Cannabis in the Christmas Cave

By David Jenison

Cannabis in the Christmas Cave

In 2011, textile fragments found in the Christmas Cave, in the Kidron Valley near the Dead Sea in Israel, were confirmed to be from hemp and flax, arguably the two most important fibre crops in human history. Even more remarkably, it was also confirmed that these samples could be dated as far back as the early Bronze Age (4500 to 3500 BCE), which makes it among the earliest traces of hemp used by humans found thus far. The only earlier trace of hemp is from ancient Germany, in the Eisenberg cave near Thüringen (an area of west-central Germany where the Scythians are thought to have once roamed); in this case, scientists found hemp seeds dating to approximately 5500 BCE! In that particular region of central Europe, numerous traces of hemp have been found in archaeological digs spanning millennia; in one instance, clay pipes dating back to at least 1500 BCE were found, and are thought to have been used for smoking cannabis and opium poppy.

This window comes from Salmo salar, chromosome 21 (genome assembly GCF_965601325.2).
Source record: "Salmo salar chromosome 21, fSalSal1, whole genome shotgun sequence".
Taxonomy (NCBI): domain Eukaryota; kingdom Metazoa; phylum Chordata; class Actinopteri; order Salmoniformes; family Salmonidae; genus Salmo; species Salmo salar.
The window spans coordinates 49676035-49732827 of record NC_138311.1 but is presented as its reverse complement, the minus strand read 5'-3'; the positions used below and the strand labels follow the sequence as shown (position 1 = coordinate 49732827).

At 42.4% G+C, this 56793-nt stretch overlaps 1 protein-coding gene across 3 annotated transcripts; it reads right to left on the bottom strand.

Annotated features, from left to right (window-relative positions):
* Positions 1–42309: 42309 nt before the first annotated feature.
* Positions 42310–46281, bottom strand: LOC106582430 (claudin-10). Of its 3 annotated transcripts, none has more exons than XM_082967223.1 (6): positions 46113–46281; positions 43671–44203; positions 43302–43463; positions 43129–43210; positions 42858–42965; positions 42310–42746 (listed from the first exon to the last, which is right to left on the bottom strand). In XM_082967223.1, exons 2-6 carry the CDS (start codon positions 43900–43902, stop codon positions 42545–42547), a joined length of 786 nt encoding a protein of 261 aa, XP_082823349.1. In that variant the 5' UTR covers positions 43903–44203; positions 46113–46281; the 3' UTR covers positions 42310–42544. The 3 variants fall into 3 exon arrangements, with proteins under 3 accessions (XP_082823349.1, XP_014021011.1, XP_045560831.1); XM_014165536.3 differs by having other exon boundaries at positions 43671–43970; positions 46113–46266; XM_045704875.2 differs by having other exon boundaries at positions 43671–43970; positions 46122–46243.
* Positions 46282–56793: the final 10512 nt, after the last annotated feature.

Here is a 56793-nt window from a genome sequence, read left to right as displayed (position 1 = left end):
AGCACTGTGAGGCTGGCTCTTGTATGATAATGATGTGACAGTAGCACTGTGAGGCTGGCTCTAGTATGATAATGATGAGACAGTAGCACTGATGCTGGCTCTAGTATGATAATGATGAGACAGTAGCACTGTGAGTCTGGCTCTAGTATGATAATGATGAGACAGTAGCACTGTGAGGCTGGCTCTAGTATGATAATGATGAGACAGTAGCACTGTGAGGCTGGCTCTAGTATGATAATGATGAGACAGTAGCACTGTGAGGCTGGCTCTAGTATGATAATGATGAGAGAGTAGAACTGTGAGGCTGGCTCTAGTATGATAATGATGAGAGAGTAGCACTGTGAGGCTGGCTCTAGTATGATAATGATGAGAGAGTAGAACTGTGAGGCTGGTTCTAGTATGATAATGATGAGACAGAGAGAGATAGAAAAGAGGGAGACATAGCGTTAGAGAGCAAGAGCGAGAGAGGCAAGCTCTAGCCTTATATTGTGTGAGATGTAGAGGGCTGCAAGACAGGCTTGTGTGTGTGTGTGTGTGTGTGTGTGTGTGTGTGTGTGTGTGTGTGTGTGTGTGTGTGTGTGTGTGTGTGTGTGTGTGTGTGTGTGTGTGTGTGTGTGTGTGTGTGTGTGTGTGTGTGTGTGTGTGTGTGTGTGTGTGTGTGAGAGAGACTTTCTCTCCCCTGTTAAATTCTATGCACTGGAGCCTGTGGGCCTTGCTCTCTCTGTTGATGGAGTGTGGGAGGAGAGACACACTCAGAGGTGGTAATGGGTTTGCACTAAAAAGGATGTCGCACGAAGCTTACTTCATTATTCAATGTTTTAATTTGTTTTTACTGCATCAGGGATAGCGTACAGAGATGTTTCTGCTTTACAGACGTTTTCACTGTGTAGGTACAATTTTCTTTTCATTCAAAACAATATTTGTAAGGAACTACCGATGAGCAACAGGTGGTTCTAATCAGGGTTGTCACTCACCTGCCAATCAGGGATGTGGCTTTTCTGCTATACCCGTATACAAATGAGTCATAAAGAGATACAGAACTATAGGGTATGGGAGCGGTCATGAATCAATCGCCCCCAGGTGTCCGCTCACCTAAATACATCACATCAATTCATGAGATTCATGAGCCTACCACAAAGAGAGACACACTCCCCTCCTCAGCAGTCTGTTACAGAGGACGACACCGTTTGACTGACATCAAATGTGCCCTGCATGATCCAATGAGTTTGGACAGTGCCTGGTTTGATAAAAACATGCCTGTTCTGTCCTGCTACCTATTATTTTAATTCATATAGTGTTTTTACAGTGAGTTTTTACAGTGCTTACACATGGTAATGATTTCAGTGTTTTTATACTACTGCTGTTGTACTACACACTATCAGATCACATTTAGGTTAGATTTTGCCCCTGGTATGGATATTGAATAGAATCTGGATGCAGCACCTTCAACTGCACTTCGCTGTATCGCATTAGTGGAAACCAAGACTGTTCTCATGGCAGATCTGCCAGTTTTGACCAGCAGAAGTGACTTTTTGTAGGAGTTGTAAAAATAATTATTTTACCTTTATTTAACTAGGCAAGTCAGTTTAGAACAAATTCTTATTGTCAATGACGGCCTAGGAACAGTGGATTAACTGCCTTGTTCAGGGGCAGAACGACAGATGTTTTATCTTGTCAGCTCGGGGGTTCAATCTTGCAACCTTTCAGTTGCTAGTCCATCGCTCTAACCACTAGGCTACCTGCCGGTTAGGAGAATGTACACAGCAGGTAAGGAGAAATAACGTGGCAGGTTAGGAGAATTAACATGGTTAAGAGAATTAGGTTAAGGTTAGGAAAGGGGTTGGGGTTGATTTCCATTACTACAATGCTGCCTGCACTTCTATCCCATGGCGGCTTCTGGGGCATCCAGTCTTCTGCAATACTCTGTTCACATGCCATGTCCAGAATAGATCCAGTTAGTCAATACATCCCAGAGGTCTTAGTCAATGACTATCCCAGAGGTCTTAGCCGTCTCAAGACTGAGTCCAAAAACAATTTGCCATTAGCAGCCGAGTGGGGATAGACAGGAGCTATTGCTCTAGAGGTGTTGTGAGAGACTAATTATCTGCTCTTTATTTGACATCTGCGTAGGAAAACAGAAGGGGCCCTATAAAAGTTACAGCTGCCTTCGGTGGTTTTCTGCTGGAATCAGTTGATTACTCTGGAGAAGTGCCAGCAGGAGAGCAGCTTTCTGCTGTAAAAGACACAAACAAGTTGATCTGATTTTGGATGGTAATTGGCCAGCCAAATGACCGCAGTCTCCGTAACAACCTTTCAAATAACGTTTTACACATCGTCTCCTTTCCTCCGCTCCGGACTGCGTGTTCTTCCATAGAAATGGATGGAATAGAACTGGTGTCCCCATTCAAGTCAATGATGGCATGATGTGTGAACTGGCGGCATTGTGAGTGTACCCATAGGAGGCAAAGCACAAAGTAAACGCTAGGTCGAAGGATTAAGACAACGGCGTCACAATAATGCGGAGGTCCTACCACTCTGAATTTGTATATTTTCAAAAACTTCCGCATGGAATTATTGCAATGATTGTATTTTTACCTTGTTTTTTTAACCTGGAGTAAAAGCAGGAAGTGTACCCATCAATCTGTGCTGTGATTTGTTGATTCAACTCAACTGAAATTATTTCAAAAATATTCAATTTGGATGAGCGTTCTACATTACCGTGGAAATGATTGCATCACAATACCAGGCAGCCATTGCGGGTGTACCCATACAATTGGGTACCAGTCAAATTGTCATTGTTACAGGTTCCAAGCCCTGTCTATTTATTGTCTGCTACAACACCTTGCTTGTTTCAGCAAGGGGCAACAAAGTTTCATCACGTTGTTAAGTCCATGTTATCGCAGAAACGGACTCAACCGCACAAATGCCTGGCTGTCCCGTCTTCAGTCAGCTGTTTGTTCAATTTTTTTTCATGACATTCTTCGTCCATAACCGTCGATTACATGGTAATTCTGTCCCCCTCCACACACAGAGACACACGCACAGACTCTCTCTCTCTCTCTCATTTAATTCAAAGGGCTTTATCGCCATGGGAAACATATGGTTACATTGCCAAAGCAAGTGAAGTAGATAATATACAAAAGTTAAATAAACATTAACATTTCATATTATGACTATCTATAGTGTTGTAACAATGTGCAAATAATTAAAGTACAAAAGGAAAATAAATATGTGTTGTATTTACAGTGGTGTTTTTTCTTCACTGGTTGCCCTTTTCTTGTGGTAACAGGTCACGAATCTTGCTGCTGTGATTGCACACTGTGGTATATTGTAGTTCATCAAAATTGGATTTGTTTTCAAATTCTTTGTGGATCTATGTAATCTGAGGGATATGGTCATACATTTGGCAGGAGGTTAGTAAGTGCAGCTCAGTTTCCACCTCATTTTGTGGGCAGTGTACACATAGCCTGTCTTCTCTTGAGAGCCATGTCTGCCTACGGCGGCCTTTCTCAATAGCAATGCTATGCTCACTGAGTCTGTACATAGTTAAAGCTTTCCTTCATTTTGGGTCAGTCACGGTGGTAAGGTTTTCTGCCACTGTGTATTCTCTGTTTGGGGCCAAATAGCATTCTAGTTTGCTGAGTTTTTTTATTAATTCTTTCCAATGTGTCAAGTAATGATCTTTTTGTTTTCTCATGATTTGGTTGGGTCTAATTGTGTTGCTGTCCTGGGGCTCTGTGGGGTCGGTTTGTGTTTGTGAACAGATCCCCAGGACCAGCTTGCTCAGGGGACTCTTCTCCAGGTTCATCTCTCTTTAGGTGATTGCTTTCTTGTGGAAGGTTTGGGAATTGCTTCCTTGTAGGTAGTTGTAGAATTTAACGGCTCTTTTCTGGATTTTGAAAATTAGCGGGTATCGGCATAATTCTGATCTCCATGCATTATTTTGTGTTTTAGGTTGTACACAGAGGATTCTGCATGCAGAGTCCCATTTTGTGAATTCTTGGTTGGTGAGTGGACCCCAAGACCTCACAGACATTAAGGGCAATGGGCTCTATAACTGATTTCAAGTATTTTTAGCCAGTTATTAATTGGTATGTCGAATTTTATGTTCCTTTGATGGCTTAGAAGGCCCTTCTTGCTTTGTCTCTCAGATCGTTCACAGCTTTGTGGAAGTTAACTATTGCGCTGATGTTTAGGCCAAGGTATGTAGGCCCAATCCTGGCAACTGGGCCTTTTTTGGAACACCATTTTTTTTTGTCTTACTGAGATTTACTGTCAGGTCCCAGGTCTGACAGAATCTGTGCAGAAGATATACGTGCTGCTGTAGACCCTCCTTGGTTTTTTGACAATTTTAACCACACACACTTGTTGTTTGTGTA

Photo credit: American Colony via Wikimedia Commons.

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